Whilst in the real world, most laws are clear to most people, it is often a very different case in the cyber (virtual) world, as websites can often be seen as personal pages when in fact they are actually legally considered to be public websites in some cases.
This means that anything that could cause offence in the real world could also cause offence if published anywhere on the Internet.
A prime example of this is a growing number of prosecutions relating to posts on social networking sites such as Facebook and Twitter, most of these relating to content that has been deemed either offensive or threatening to others.
If in doubt about what is acceptable to post on such a site, a good way is to consider whether a post could cause offence if said on a megaphone in a crowded place and not to publish it in the first place if the answer is likely to be yes.
This does not mean, however, that people are not entitled to their own opinions on such sites, just that they need to be careful what they write online, rather than just writing the first thing that comes into their heads.
It is vital to know this in today’s world, as quite a large number of people are wrongly under the impression that just because they are using the Internet, they can do and say whatever they like.
This is sometimes without any regard to laws that are in place within their country, because despite the fact that the Internet is an international system, people using it are still subject to the laws of their own countries whilst using it, and this is a point that some people don’t seem to consider or even know sometimes.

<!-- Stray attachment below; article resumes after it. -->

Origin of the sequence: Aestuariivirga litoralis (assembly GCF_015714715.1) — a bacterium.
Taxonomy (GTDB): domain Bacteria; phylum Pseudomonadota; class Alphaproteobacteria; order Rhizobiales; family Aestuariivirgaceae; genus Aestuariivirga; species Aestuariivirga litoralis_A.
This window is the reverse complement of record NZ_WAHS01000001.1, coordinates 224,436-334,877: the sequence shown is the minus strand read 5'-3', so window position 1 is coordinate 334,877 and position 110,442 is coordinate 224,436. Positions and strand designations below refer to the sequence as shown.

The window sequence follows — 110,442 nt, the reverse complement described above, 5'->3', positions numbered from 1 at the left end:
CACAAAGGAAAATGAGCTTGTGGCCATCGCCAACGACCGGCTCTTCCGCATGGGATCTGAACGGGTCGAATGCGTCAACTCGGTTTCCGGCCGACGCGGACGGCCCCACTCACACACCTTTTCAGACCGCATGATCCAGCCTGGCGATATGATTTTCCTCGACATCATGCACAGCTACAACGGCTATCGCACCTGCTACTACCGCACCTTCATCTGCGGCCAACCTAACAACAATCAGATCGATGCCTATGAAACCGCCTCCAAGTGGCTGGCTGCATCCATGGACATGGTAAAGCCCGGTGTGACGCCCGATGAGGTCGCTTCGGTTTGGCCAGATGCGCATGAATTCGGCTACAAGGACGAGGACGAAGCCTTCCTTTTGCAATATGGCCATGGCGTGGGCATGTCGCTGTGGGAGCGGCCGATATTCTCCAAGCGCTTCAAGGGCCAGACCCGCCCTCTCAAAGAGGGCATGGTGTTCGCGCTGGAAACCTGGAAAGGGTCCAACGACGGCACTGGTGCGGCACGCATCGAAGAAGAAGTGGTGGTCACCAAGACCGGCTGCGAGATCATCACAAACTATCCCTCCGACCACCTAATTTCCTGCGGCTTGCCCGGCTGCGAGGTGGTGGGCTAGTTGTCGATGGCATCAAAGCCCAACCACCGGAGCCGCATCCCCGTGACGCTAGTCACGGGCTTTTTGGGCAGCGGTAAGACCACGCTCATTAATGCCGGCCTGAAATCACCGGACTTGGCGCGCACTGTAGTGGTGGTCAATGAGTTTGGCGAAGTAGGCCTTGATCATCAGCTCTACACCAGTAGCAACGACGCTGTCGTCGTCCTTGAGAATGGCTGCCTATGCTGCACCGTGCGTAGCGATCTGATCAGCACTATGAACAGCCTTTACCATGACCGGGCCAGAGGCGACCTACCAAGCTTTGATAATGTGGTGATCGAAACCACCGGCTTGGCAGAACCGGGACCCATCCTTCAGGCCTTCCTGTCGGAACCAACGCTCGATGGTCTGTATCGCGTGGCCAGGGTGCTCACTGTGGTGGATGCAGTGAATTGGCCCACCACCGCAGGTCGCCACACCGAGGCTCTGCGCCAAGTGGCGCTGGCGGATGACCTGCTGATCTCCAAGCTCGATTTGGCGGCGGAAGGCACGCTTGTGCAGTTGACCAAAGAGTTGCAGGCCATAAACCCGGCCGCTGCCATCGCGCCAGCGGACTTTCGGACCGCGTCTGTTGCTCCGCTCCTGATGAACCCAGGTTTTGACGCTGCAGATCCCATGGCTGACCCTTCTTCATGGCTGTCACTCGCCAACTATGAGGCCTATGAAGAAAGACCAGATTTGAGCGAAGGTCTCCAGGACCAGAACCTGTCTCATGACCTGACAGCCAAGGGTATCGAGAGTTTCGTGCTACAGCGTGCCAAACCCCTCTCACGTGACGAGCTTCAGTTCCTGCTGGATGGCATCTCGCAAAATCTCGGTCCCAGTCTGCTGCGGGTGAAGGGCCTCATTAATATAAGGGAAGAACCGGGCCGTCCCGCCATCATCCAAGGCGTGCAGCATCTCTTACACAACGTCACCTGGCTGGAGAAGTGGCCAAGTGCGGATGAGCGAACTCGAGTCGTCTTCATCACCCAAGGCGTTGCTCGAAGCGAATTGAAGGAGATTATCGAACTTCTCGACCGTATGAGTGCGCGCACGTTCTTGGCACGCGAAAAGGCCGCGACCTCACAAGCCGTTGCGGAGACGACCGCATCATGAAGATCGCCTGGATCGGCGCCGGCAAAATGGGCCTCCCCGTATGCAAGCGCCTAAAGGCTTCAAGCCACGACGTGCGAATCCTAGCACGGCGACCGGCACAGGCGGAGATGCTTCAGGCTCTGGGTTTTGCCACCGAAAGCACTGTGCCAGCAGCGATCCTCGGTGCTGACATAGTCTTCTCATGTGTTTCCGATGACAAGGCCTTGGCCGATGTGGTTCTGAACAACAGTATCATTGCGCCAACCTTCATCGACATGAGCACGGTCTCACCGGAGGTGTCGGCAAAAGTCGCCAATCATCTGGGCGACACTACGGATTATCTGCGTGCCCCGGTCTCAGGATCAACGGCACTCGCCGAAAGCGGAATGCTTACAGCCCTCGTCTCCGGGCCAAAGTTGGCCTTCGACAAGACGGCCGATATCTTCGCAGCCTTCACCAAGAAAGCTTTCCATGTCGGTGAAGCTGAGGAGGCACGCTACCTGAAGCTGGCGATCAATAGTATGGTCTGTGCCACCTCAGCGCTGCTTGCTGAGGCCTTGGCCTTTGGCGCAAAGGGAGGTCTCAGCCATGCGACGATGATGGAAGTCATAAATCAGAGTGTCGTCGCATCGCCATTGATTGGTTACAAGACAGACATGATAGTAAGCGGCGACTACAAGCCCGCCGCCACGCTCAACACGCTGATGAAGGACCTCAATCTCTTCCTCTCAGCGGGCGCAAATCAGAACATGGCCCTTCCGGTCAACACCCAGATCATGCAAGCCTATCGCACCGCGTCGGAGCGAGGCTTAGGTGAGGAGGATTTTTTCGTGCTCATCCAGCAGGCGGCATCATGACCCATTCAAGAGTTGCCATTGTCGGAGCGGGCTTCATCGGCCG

One particular example of this is court cases, meaning that if something is the subject of a confidentiality order, that subject should not be posted on a social networking site anymore than it should be shared within the real world.
This is especially due to the fact that posts on social networking sites can often spread far quicker than anything that is published in a national newspaper, and can therefore cause problems if people post information deemed to be confidential or legally sensitive to an ongoing court case or investigation.
Overall, I would say that free speech is the same within the real world as it is within the cyber world, common sense would seem to be the key element in both worlds.